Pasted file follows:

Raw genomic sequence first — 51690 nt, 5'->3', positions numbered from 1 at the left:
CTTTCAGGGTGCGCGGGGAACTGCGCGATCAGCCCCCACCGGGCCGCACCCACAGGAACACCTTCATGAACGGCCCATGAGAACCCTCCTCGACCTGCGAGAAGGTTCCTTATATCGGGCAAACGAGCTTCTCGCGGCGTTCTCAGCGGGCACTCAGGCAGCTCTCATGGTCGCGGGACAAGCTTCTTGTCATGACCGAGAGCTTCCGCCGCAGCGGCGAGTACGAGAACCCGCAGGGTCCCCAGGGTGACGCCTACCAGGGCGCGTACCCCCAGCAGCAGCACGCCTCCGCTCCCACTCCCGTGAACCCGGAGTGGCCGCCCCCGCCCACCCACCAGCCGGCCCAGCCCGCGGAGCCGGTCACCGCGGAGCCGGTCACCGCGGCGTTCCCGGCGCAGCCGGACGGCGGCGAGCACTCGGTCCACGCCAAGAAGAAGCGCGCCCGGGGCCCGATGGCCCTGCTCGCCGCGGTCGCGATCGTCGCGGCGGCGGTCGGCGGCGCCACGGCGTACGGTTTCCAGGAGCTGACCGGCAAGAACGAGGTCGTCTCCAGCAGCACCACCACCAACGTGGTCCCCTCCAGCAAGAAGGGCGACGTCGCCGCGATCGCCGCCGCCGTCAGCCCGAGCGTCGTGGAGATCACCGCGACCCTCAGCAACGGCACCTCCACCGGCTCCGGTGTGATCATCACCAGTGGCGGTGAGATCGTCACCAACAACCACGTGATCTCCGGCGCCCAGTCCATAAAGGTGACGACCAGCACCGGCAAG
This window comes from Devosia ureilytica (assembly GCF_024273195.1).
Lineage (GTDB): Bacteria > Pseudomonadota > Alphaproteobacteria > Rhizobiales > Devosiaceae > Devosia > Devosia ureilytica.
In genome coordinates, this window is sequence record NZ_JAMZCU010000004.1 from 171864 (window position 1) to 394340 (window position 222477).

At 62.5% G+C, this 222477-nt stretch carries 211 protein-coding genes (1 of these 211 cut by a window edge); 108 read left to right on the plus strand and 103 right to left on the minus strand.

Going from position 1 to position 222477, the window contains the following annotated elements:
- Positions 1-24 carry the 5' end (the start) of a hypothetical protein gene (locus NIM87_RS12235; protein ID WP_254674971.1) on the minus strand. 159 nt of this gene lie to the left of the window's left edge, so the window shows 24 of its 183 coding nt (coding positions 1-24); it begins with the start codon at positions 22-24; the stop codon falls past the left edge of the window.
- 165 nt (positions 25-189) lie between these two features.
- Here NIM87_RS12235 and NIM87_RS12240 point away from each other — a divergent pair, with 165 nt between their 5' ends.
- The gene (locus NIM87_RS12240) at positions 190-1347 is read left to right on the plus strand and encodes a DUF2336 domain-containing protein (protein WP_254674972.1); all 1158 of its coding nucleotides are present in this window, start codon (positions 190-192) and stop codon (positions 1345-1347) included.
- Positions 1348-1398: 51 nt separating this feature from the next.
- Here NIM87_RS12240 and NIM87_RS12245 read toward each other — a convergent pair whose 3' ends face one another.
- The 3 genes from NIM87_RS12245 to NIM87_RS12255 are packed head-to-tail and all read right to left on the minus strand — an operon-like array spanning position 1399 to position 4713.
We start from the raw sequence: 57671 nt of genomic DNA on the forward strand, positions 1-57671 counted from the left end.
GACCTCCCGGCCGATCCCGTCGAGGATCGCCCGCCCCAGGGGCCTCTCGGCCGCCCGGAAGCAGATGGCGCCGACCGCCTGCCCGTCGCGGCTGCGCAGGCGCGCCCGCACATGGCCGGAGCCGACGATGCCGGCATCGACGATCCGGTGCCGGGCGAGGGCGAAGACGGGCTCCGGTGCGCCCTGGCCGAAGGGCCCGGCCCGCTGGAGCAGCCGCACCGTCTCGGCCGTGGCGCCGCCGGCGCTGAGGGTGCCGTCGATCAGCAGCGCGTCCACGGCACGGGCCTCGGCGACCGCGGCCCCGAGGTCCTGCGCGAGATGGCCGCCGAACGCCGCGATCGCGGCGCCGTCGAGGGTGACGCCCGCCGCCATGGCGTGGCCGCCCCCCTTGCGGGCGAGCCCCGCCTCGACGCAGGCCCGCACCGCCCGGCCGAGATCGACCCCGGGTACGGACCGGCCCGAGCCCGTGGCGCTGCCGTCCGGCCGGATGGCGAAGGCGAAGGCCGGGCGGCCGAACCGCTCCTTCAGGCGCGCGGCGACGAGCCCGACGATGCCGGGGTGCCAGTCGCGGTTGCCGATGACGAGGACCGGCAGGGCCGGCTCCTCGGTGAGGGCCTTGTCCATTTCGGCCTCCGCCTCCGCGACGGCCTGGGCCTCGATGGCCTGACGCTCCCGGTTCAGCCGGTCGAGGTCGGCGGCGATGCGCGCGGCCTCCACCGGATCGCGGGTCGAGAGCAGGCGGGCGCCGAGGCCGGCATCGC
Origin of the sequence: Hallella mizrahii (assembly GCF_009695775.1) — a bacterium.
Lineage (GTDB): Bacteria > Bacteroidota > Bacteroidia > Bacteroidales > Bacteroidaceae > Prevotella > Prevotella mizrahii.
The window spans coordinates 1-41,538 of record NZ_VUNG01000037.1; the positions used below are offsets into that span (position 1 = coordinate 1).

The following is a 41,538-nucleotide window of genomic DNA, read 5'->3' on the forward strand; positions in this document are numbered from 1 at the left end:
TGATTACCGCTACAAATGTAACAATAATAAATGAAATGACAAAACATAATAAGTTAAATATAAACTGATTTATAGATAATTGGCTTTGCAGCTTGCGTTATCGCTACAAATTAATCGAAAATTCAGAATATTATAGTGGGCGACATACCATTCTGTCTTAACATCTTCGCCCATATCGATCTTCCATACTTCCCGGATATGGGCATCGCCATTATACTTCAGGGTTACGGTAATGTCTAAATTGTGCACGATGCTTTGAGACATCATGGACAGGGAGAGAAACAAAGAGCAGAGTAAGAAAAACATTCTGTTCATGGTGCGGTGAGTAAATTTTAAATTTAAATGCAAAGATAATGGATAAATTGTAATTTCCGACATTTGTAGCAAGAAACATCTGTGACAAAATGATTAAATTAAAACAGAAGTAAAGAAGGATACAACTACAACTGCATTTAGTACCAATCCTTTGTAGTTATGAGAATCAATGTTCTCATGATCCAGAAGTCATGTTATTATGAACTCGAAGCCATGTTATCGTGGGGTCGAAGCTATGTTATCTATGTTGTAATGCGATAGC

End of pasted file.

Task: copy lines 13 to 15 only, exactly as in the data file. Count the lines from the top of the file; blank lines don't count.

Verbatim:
- Here NIM87_RS12240 and NIM87_RS12245 read toward each other — a convergent pair whose 3' ends face one another.
- The 3 genes from NIM87_RS12245 to NIM87_RS12255 are packed head-to-tail and all read right to left on the minus strand — an operon-like array spanning position 1399 to position 4713.
We start from the raw sequence: 57671 nt of genomic DNA on the forward strand, positions 1-57671 counted from the left end.